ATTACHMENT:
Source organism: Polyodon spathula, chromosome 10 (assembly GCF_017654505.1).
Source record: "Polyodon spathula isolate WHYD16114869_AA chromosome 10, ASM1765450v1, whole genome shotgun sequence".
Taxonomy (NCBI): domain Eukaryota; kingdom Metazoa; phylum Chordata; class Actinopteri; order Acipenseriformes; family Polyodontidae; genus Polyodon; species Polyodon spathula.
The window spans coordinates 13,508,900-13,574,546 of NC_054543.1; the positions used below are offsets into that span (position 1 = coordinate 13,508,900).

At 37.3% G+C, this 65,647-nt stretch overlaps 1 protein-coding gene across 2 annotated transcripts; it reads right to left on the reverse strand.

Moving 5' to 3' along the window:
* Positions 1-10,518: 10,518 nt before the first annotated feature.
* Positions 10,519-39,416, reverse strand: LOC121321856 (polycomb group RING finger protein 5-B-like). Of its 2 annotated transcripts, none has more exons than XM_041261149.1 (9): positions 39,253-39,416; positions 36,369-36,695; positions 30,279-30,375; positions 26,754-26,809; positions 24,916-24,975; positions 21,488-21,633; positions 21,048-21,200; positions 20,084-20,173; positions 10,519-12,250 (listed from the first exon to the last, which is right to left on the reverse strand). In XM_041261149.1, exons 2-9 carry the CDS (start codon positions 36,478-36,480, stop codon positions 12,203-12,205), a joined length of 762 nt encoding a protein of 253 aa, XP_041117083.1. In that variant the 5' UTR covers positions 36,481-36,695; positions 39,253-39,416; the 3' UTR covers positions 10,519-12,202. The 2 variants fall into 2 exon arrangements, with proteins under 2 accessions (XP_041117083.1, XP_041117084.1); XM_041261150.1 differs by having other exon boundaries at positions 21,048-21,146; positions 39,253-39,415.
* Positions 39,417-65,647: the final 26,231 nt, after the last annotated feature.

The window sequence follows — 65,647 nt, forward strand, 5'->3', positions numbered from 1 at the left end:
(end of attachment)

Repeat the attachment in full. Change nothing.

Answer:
Source organism: Polyodon spathula, chromosome 10 (assembly GCF_017654505.1).
Source record: "Polyodon spathula isolate WHYD16114869_AA chromosome 10, ASM1765450v1, whole genome shotgun sequence".
Taxonomy (NCBI): domain Eukaryota; kingdom Metazoa; phylum Chordata; class Actinopteri; order Acipenseriformes; family Polyodontidae; genus Polyodon; species Polyodon spathula.
The window spans coordinates 13,508,900-13,574,546 of NC_054543.1; the positions used below are offsets into that span (position 1 = coordinate 13,508,900).

At 37.3% G+C, this 65,647-nt stretch overlaps 1 protein-coding gene across 2 annotated transcripts; it reads right to left on the reverse strand.

Moving 5' to 3' along the window:
* Positions 1-10,518: 10,518 nt before the first annotated feature.
* Positions 10,519-39,416, reverse strand: LOC121321856 (polycomb group RING finger protein 5-B-like). Of its 2 annotated transcripts, none has more exons than XM_041261149.1 (9): positions 39,253-39,416; positions 36,369-36,695; positions 30,279-30,375; positions 26,754-26,809; positions 24,916-24,975; positions 21,488-21,633; positions 21,048-21,200; positions 20,084-20,173; positions 10,519-12,250 (listed from the first exon to the last, which is right to left on the reverse strand). In XM_041261149.1, exons 2-9 carry the CDS (start codon positions 36,478-36,480, stop codon positions 12,203-12,205), a joined length of 762 nt encoding a protein of 253 aa, XP_041117083.1. In that variant the 5' UTR covers positions 36,481-36,695; positions 39,253-39,416; the 3' UTR covers positions 10,519-12,202. The 2 variants fall into 2 exon arrangements, with proteins under 2 accessions (XP_041117083.1, XP_041117084.1); XM_041261150.1 differs by having other exon boundaries at positions 21,048-21,146; positions 39,253-39,415.
* Positions 39,417-65,647: the final 26,231 nt, after the last annotated feature.

The window sequence follows — 65,647 nt, forward strand, 5'->3', positions numbered from 1 at the left end: